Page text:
The Reagan sophomore (17-5 as of Dec. 20) is more than holding his own in the 145-pound weight class. That’s noteworthy when you consider what transpired last year.
As a freshman, he started late because of a broken nose he suffered before tryouts were held. As a result, he missed most of last season, but he did return in time to wrestle for the final month of competition.
Based what Rodriguez has accomplished so far, it’s clear that the wrestling camp he attended at Appalachian State last summer was pivotal. “By going to the camp, my technique and conditioning improved,” he said. “But I also learned a lot of new moves that have really helped.”
Although Rodriguez didn’t get that much mat time as a freshman, he did get a taste of what post-season competition is like. Rodriguez didn’t make it out of the regional, but the experience he gained should serve him well for this year.
“At last year’s regionals, it didn’t take long for me to see how limited I was,” he said. “I needed more tools to compete at that level. That’s why attending summer camp was so important for me.”
Coach Dwight Shelton of Reagan is pleased with the progress that Rodriguez has made. Even so, he realizes that to achieve the No. 1 goal — qualifying for the Class 4-A state championships — Rodriguez will have to keep working diligently to make it happen.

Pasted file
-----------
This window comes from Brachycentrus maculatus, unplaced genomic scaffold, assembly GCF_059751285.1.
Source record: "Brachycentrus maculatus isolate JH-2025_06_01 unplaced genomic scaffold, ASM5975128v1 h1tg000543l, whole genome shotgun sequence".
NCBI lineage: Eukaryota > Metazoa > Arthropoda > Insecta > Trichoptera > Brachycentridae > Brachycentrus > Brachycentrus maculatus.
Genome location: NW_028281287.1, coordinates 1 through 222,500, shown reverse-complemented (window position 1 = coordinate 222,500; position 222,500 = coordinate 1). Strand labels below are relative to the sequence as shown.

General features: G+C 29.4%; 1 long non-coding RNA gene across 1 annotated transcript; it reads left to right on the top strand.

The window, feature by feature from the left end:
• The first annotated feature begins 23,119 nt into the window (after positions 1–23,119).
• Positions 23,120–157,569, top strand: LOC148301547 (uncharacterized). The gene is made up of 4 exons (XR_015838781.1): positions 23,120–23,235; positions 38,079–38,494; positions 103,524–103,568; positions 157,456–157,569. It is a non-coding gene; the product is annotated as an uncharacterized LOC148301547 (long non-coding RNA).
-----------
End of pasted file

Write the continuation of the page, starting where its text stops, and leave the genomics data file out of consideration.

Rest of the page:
“By the end of the (regular) season, I believe he can be a state qualifier,” he said. “As long as keeps working the way he has, I’m confident that he will get there.”
Rodriguez got interested in wrestling because of his fascination with boxing legend Muhammad Ali.
“I’ve seen all of Ali’s fights (on video),” he said. “What attracted me to wrestling is that it’s really a test of who you are. It’s a sport that tells you a lot about how you react to adversity.”
Three questions for Rodriguez
Q: What career would you like to pursue?
Q: Who’s had the most influence in your life?
Answer: Johnny Rodriguez (father)
Q: Where would you go on your dream vacation?
Focus on: Que'Sean Brown
Walkertown freshman Que’Sean Brown had a monster season as the Wolfpack’s top running back. Now it appears that he’s on target to duplicate that same success as a track sprinter.
During the fall, Brown took over as Walkertown’s big-play threat coming out of the backfield. He led the team with 823 rushing yards and 7 touchdowns.
It didn’t take long for Brown to establish himself the leader in the sprints. He’s also proven to be a nice addition to the 4x200 relay, which placed fourth at last year’s Class 2-A state indoor championships.